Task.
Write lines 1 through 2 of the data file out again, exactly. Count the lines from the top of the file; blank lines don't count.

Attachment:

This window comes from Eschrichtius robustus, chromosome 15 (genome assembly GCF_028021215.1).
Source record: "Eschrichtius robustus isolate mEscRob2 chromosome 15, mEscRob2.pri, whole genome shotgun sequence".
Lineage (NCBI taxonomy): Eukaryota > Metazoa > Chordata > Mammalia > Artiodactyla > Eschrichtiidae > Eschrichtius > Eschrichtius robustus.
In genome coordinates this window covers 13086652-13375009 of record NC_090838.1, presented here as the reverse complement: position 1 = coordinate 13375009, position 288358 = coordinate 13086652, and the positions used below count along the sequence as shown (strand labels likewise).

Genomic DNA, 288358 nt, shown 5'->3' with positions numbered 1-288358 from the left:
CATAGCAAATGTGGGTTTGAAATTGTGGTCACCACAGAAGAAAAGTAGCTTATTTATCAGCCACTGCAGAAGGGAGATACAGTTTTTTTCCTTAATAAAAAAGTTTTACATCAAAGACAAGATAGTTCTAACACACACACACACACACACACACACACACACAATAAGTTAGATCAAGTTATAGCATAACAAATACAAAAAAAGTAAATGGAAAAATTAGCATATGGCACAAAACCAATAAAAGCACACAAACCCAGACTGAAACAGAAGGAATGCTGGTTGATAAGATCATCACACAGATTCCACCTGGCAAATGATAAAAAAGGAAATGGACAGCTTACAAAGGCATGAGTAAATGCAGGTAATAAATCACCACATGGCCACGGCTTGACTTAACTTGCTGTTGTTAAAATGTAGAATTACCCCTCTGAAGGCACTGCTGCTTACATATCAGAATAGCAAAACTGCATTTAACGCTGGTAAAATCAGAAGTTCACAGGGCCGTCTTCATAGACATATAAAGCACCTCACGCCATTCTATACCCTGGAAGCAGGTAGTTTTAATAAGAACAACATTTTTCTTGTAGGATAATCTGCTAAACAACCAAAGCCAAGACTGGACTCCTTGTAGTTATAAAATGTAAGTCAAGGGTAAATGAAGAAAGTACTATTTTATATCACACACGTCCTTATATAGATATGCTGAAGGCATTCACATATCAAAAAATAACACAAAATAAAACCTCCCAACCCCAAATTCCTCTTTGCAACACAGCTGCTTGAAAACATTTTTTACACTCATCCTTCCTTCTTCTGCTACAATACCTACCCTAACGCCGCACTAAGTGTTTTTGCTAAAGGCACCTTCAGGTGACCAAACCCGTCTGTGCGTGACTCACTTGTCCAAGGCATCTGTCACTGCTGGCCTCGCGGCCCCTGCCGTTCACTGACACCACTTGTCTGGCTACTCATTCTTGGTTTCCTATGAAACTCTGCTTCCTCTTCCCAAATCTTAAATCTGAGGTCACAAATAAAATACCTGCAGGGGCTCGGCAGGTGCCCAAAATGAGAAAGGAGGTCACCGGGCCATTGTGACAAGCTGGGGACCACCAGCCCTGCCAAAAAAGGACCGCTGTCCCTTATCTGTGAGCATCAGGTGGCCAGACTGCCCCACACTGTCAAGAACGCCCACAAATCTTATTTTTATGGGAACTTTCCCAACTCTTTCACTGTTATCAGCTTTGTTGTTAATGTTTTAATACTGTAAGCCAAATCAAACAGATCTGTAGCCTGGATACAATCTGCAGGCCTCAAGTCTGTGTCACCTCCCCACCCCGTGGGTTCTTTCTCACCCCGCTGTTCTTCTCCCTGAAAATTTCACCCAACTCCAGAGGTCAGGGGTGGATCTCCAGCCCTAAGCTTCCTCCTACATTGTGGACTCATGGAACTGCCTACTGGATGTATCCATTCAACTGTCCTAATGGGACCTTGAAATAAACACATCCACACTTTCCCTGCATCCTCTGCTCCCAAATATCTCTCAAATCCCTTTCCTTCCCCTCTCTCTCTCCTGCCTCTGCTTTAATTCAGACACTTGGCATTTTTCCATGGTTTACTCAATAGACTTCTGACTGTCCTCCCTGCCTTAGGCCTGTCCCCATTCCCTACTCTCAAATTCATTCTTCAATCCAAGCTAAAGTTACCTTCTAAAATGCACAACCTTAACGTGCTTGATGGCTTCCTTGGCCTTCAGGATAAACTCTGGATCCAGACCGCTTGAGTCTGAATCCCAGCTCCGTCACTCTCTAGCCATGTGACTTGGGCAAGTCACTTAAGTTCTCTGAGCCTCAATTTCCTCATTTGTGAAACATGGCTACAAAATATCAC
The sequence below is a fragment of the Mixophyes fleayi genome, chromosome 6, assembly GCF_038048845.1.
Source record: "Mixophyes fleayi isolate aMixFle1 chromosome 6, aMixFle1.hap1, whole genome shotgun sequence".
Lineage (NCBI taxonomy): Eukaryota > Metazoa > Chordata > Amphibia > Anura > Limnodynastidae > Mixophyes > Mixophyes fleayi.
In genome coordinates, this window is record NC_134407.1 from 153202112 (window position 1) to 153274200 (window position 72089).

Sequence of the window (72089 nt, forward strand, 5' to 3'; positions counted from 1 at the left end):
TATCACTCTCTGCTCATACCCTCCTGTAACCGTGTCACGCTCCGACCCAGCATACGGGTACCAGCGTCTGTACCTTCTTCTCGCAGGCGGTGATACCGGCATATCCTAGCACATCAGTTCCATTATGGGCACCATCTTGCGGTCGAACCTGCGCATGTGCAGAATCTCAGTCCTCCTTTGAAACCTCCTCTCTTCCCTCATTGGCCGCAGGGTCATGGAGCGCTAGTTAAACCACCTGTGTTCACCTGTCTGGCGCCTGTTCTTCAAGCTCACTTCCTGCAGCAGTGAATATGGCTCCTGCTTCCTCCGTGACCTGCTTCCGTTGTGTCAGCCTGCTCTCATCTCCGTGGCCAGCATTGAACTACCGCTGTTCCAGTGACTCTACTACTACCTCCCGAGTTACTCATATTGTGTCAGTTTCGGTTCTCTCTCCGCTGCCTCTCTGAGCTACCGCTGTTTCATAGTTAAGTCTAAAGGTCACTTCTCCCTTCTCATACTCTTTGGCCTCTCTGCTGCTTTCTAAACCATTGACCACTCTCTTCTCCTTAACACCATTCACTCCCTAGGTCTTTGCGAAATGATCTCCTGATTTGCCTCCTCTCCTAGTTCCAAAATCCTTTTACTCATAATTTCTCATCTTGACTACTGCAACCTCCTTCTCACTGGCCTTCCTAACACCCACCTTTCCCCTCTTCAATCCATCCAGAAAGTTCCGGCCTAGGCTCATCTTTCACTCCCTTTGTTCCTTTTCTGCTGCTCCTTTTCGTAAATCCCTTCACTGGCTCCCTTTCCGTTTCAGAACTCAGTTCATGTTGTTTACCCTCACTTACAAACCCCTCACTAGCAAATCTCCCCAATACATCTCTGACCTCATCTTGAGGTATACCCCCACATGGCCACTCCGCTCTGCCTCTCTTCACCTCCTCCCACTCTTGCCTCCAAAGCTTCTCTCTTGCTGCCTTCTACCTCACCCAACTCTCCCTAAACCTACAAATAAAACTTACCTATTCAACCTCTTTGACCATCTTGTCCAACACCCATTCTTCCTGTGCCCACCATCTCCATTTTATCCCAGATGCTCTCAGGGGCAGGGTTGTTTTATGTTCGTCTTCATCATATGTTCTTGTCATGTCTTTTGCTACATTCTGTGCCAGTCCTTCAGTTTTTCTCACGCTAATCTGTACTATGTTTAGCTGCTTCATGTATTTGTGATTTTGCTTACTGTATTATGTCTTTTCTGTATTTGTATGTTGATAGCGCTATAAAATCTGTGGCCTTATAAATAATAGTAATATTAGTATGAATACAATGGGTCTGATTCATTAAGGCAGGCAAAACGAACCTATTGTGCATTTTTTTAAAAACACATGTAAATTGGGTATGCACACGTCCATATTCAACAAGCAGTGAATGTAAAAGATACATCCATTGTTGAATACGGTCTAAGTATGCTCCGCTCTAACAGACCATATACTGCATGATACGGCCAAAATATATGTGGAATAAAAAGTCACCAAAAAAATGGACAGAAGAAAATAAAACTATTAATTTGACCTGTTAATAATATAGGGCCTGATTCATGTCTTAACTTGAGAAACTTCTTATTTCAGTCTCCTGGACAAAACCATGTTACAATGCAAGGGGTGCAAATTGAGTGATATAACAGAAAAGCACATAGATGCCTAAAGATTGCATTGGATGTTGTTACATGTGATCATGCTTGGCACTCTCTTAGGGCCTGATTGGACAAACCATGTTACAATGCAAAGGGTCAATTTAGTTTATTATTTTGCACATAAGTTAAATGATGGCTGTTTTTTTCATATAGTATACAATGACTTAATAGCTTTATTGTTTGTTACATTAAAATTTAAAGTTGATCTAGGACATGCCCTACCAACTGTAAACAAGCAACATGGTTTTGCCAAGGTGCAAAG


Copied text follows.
This window comes from Eschrichtius robustus, chromosome 15 (genome assembly GCF_028021215.1).
Source record: "Eschrichtius robustus isolate mEscRob2 chromosome 15, mEscRob2.pri, whole genome shotgun sequence".